Tactical system is designed to support modern multiband equipment.
The MRC-200 Tactical Repeater System is designed to extend the range of modern multiband handheld radios. The repeater is manportable, but it also can be installed in vehicles for mobile operations.
Both warfighters and their first responder counterparts depend on handheld radios to maintain small unit connectivity. These radios are lighter and less awkward than manpack systems, allowing more flexibility for users who must coordinate activities in adverse and chaotic situations. The disadvantage is that the range of handheld radios limits their effectiveness in areas with little or no infrastructure.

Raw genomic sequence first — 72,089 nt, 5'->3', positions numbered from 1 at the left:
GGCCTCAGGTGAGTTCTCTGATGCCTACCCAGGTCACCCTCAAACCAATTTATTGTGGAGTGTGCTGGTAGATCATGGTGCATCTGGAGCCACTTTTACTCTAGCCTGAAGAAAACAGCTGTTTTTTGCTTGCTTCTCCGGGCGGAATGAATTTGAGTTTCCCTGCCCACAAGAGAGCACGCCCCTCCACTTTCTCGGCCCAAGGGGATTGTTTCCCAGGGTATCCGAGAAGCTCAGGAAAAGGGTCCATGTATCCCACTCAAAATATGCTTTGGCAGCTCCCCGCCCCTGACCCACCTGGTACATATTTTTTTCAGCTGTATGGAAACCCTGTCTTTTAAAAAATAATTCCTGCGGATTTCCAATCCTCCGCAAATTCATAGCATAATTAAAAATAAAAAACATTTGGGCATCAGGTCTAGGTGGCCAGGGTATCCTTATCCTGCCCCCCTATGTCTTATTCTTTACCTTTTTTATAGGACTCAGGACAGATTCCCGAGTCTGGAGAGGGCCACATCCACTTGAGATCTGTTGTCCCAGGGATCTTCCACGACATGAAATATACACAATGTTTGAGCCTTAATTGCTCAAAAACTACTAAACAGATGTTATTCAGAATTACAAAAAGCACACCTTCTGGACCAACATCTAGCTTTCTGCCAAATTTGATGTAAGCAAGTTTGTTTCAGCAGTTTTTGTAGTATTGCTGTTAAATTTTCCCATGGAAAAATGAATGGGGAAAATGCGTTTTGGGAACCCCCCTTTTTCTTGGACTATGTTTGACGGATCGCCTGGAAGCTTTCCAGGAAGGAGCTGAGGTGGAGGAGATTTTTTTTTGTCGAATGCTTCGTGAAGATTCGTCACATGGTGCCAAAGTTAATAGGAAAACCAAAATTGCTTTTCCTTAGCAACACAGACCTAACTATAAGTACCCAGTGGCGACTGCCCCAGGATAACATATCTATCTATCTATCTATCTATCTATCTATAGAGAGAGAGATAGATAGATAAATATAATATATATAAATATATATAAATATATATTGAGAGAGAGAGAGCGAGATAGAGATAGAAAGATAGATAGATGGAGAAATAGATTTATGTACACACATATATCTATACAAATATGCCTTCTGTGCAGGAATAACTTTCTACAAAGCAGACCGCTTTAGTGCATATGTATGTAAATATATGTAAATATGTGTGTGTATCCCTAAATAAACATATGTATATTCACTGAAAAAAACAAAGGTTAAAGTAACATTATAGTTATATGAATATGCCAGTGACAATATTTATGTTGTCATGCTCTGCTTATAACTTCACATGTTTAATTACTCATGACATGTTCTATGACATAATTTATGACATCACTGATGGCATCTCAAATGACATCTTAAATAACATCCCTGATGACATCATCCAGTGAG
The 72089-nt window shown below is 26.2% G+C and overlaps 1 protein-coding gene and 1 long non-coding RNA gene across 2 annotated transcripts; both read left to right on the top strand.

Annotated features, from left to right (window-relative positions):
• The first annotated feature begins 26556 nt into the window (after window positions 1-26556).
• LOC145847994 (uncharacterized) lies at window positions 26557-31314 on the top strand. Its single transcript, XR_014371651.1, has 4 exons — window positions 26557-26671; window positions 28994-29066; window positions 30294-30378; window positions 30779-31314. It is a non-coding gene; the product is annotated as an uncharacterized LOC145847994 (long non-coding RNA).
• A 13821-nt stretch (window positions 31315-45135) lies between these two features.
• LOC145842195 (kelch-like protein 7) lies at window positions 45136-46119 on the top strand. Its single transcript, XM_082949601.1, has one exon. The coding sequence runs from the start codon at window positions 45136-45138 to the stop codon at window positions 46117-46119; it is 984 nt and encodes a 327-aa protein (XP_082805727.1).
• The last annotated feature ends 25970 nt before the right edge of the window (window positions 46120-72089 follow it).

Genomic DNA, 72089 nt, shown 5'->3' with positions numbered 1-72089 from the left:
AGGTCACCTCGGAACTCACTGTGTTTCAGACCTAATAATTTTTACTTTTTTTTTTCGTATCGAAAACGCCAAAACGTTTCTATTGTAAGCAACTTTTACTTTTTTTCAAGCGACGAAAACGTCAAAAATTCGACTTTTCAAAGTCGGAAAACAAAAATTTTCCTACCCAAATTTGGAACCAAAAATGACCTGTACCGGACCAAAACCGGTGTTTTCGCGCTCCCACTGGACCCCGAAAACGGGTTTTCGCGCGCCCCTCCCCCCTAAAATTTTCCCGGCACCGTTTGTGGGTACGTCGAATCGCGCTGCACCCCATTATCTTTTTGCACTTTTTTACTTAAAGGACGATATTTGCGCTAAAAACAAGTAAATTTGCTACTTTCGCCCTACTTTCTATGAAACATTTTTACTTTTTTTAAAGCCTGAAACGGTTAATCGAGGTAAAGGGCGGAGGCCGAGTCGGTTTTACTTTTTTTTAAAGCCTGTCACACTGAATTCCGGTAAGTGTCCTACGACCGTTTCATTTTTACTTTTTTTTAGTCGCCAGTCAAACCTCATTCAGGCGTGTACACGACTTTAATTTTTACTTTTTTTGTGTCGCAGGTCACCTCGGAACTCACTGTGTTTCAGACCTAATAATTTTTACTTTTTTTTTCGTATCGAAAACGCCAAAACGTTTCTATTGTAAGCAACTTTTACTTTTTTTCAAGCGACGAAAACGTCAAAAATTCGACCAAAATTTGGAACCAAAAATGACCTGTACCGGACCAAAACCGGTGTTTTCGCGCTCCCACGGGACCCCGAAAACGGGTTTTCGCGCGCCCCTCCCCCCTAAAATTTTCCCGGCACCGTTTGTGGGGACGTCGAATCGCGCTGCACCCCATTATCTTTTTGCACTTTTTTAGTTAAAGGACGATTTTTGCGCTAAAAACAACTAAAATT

A new radio repeater designed for use by tactical forces, police and first responders may solve this dilemma by extending the range of modern multiband digital handheld radios. Developed by McDowell Research,
Very high frequency (VHF) systems have relied on repeaters for many years, explains Andrew Sheppard, a Rochester, New York-based radio systems expert familiar with the MRC- 200. The key advantage of a repeater system is that it greatly extends the range of handheld systems. “It effectively transforms them into a manpack. This means that operators such as special forces units can operate effectively on the ground where you don’t want the bulk of a manpack radio,” he says.